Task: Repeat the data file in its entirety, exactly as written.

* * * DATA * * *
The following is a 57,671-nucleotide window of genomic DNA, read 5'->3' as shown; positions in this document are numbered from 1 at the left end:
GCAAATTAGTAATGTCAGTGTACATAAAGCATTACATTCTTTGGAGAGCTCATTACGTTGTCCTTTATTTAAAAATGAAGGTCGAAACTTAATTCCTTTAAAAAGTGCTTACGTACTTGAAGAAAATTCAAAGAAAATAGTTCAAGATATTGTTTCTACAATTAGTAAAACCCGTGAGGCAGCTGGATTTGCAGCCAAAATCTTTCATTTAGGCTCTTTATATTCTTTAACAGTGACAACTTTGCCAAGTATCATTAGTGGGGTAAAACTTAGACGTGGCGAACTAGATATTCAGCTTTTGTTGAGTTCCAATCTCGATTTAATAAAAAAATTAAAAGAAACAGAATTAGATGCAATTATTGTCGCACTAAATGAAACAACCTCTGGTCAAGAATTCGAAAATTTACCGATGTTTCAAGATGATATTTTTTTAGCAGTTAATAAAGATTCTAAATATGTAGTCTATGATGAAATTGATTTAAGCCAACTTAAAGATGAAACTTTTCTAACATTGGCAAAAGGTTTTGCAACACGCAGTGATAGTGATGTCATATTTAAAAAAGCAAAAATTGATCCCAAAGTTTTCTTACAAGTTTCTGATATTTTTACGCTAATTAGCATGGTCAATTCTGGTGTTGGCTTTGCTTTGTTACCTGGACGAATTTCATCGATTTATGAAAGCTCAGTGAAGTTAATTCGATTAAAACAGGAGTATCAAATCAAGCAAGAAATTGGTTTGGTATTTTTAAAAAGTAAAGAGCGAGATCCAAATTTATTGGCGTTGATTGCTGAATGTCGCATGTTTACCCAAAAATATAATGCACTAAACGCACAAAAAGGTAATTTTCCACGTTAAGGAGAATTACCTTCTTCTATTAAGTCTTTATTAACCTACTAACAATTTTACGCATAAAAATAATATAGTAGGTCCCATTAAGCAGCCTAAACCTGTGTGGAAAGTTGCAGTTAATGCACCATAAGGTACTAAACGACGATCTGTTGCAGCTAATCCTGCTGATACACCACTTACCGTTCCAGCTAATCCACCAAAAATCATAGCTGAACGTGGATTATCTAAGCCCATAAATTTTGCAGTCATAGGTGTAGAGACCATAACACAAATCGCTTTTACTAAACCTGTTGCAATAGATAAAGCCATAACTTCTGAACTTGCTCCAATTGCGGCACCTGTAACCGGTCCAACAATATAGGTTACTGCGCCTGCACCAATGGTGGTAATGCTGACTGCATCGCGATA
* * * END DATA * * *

The following is a 57,671-nucleotide window of genomic DNA, read 5'->3' as shown; positions in this document are numbered from 1 at the left end:
GCAAATTAGTAATGTCAGTGTACATAAAGCATTACATTCTTTGGAGAGCTCATTACGTTGTCCTTTATTTAAAAATGAAGGTCGAAACTTAATTCCTTTAAAAAGTGCTTACGTACTTGAAGAAAATTCAAAGAAAATAGTTCAAGATATTGTTTCTACAATTAGTAAAACCCGTGAGGCAGCTGGATTTGCAGCCAAAATCTTTCATTTAGGCTCTTTATATTCTTTAACAGTGACAACTTTGCCAAGTATCATTAGTGGGGTAAAACTTAGACGTGGCGAACTAGATATTCAGCTTTTGTTGAGTTCCAATCTCGATTTAATAAAAAAATTAAAAGAAACAGAATTAGATGCAATTATTGTCGCACTAAATGAAACAACCTCTGGTCAAGAATTCGAAAATTTACCGATGTTTCAAGATGATATTTTTTTAGCAGTTAATAAAGATTCTAAATATGTAGTCTATGATGAAATTGATTTAAGCCAACTTAAAGATGAAACTTTTCTAACATTGGCAAAAGGTTTTGCAACACGCAGTGATAGTGATGTCATATTTAAAAAAGCAAAAATTGATCCCAAAGTTTTCTTACAAGTTTCTGATATTTTTACGCTAATTAGCATGGTCAATTCTGGTGTTGGCTTTGCTTTGTTACCTGGACGAATTTCATCGATTTATGAAAGCTCAGTGAAGTTAATTCGATTAAAACAGGAGTATCAAATCAAGCAAGAAATTGGTTTGGTATTTTTAAAAAGTAAAGAGCGAGATCCAAATTTATTGGCGTTGATTGCTGAATGTCGCATGTTTACCCAAAAATATAATGCACTAAACGCACAAAAAGGTAATTTTCCACGTTAAGGAGAATTACCTTCTTCTATTAAGTCTTTATTAACCTACTAACAATTTTACGCATAAAAATAATATAGTAGGTCCCATTAAGCAGCCTAAACCTGTGTGGAAAGTTGCAGTTAATGCACCATAAGGTACTAAACGACGATCTGTTGCAGCTAATCCTGCTGATACACCACTTACCGTTCCAGCTAATCCACCAAAAATCATAGCTGAACGTGGATTATCTAAGCCCATAAATTTTGCAGTCATAGGTGTAGAGACCATAACACAAATCGCTTTTACTAAACCTGTTGCAATAGATAAAGCCATAACTTCTGAACTTGCTCCAATTGCGGCACCTGTAACCGGTCCAACAATATAGGTTACTGCGCCTGCACCAATGGTGGTAATGCTGACTGCATCGCGATA